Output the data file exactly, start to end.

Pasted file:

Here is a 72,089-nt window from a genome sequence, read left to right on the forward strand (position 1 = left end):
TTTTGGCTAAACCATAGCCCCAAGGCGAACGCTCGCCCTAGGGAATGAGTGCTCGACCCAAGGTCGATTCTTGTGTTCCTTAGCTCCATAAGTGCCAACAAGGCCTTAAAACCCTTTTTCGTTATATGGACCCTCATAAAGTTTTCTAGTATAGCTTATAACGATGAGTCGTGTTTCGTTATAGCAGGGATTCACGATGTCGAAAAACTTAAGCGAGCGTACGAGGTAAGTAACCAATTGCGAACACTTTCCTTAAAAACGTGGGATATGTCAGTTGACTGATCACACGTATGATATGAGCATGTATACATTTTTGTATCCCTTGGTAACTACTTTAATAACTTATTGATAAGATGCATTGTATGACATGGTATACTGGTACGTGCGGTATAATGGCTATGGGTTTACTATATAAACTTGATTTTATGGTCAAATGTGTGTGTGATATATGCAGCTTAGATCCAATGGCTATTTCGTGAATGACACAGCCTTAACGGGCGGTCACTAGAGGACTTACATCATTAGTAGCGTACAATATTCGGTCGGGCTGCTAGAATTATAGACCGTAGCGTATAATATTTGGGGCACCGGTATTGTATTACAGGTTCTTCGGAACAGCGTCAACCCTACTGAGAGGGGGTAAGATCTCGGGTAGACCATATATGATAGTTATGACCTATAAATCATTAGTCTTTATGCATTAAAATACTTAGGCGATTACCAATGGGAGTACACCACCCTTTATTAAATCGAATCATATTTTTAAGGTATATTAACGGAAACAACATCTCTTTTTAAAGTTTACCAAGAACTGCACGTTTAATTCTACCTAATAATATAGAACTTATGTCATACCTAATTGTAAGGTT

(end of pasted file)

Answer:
Here is a 72,089-nt window from a genome sequence, read left to right on the forward strand (position 1 = left end):
TTTTGGCTAAACCATAGCCCCAAGGCGAACGCTCGCCCTAGGGAATGAGTGCTCGACCCAAGGTCGATTCTTGTGTTCCTTAGCTCCATAAGTGCCAACAAGGCCTTAAAACCCTTTTTCGTTATATGGACCCTCATAAAGTTTTCTAGTATAGCTTATAACGATGAGTCGTGTTTCGTTATAGCAGGGATTCACGATGTCGAAAAACTTAAGCGAGCGTACGAGGTAAGTAACCAATTGCGAACACTTTCCTTAAAAACGTGGGATATGTCAGTTGACTGATCACACGTATGATATGAGCATGTATACATTTTTGTATCCCTTGGTAACTACTTTAATAACTTATTGATAAGATGCATTGTATGACATGGTATACTGGTACGTGCGGTATAATGGCTATGGGTTTACTATATAAACTTGATTTTATGGTCAAATGTGTGTGTGATATATGCAGCTTAGATCCAATGGCTATTTCGTGAATGACACAGCCTTAACGGGCGGTCACTAGAGGACTTACATCATTAGTAGCGTACAATATTCGGTCGGGCTGCTAGAATTATAGACCGTAGCGTATAATATTTGGGGCACCGGTATTGTATTACAGGTTCTTCGGAACAGCGTCAACCCTACTGAGAGGGGGTAAGATCTCGGGTAGACCATATATGATAGTTATGACCTATAAATCATTAGTCTTTATGCATTAAAATACTTAGGCGATTACCAATGGGAGTACACCACCCTTTATTAAATCGAATCATATTTTTAAGGTATATTAACGGAAACAACATCTCTTTTTAAAGTTTACCAAGAACTGCACGTTTAATTCTACCTAATAATATAGAACTTATGTCATACCTAATTGTAAGGTT